From listening to his back catalogue and seeing him live, I always feel his playing takes on another level in some of his more spacious and slower songs. The third track I Want You has a long guitar solo, but who cares? When someone is playing like that, it can go on for as long as they want it to. It’s full of soul, heart and fire.

Tailwind and Gravity follow up with a dip in tempo to a nice, chilled acoustic lead section of the album. It might feel like the band are taking a breather here, but these songs still kick some serious ass. The chorus of Tailwind was just written to be sung by a room full of music lovers. Gravity is just full of gorgeous melodies and a guitar solo that could make a grown man cry. How he coaxes those notes from a guitar no one will ever know.

I feel that this album offers a bit more head bobbing rockers than the last album from Kenny and co. We All Alright keeps us thundering along with it’s thumping drums and huge chorus.

Take It On Home is one for the lovers in the house. A tender ode to coming home to the place and person you love. Kenny spends a lot of the year on the road so you can certainly believe every word he sings on this track. And yes, I do keep saying it… but wow… what a guitar solo!

Mr. Soul might sound like a familiar riff. It’s very much a Stones influence. I mean, it’s from the right era. Originally written in 1967 by Neil Young for Buffalo Springfield, this riff has given listeners over the years many hours of ahem… Satisfaction.

Every album has got to have one song that makes the listener say “that’s about me!”. It’s that feeling of relating that keeps us coming back to our favourite tracks. Better With Time for me, is that track. It’s an ode to growing up, loving, losing and learning. Like a fine wine, life sometimes gets better with age as we grow older and wiser. Kenny and the band have captured that exact feeling.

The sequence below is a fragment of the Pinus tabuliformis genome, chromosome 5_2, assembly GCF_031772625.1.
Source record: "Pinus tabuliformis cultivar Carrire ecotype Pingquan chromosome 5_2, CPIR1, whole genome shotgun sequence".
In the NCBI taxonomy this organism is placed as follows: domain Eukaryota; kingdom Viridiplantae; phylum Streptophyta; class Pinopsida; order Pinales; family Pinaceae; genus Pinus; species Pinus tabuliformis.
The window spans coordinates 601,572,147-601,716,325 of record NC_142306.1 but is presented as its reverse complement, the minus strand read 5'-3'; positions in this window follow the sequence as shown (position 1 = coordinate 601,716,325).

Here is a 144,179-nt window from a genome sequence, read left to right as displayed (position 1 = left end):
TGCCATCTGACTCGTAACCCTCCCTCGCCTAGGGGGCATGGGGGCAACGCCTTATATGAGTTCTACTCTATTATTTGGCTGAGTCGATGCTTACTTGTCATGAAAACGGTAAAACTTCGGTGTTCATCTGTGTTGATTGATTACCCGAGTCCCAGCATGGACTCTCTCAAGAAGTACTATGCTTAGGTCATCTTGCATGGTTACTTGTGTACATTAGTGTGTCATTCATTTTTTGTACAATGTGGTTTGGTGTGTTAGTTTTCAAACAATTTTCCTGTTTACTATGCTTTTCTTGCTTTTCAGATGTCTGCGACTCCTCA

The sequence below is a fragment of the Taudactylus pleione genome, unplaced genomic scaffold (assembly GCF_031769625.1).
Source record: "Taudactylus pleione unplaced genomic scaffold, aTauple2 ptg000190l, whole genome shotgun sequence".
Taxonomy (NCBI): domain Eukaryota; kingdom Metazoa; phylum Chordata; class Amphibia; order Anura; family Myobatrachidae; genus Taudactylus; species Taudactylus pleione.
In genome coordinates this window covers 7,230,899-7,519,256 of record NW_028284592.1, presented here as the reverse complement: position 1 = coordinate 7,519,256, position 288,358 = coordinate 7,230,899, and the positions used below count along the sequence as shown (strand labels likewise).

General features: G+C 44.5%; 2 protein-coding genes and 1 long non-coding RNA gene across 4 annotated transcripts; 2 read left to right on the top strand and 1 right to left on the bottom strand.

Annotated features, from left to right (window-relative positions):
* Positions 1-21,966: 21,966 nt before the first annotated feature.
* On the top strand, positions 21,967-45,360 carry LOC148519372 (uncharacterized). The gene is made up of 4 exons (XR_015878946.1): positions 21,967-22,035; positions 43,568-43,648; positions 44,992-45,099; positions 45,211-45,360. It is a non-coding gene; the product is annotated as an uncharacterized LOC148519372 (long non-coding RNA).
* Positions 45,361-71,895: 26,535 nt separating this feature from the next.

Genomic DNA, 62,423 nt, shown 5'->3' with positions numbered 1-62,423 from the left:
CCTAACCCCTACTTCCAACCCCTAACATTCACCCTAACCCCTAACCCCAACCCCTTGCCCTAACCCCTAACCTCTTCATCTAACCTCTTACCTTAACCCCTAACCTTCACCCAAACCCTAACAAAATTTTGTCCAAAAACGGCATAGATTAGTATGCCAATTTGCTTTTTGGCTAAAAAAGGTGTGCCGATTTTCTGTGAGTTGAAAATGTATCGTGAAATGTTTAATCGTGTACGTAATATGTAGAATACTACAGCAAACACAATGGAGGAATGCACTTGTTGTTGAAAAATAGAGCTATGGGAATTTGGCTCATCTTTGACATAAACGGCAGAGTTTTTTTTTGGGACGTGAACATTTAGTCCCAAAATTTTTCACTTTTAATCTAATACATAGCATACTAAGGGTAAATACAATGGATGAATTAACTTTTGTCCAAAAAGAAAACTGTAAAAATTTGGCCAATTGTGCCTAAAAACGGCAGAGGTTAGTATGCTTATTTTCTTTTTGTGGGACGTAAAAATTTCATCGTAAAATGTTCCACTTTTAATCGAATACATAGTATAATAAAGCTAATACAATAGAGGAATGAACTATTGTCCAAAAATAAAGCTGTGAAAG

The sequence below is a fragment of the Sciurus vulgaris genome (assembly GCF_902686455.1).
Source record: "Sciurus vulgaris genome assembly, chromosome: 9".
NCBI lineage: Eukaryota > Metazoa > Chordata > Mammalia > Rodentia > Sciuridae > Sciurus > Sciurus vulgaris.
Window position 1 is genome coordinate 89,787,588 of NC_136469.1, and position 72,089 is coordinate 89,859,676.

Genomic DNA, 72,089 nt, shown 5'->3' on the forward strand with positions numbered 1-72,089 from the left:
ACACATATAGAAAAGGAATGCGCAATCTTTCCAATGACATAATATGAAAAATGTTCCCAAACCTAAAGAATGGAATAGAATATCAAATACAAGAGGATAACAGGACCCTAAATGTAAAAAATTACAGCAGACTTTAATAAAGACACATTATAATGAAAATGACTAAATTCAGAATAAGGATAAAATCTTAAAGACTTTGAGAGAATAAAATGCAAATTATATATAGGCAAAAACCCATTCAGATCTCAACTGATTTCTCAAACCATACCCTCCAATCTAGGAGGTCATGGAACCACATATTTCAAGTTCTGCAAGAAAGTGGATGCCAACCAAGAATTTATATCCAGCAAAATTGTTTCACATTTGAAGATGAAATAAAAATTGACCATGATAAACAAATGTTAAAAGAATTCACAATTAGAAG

The album closes with the Joe Walsh penned Turn To Stone, this has all the southern stomp you need to get on down. Infectious grooves fill the song before the wah-drenched lead guitar epic that kicks in before the second verse. This is only a short lead burst though; Kenny is saving his ammo for the big shootout in the middle of the song.  From 2 minutes and 10 seconds in, the vocals are out. We’re reminded firmly why we came here, to listen to some damn fine guitar playing. For the next 2 minutes, we belong to Kenny Wayne Shepherd as he takes us on a journey through loud and quiet, up and down, fast and slow before bringing the album to a crashing close.

The Traveler has taken me on a journey. Pack your bags, it’s your turn now.

Buy The Traveler Here

Author: Leigh Fuge

Cheap Gunslingers introduce themselves as a band quite nicely on their debut album which prefers to ignore the past 40 years and channel a blend of glam, the Ramones, and ’77 punk to great effect. Many, many years ago, Jeff Dahl put out a series of compilations call the ‘Ultra Underground’ that would have served as a perfect place to find the Cheap Gunslingers. I did a quick review of Sal Canzonieri’s new ‘A Fistful More of Rock and Roll’ series as that would be another great place for these Gunslingers to be but did not see them listed on any of the upcoming volumes yet. Their songs are filled with trashy, fuzzy, addictive, familiar hooks that musically do not offer a lot of surprises, but the album is downright fun.

‘Record Store’ gets the party started with a beat and structure that reminds me of Joan Jett’s version of ‘Roadrunner,’ but the production is much more aligned with the early Ramones’ albums. The Chuck Berry infused guitars riffs cut with a nice touch of distortion added for some extra crunch. The chorus is simple and leads to some badly out of tune backup singing by me as I write this. It really serves as an ideal lead track for the album as it immediately pulls the listener in and leaves you wanting to know what they will do next. They maintain the momentum with ‘Good Time’ delivering just what the title says. Some tasteful ‘oohs’ in the background of the chorus provide another reason that this one sticks in the brain. ‘Defective’ serves up some straight ahead rock n roll but doesn’t hit the same heights with me that most of the other songs here do. ‘Three Chords’ comes in with the rhythm section laying down the beat, and the guitar solo serves up some well placed distortion. The hook is not fancy but works well and is designed for crowd participation. The first half of the album comes quickly to a close with ‘Run Girl’ bringing back the ‘oooh’s’ for backing vocals before the chorus gets stuck in your brain like gum on your shoe.  The break in the back half of the song really helps provide some dynamics to the song to take it to the next level.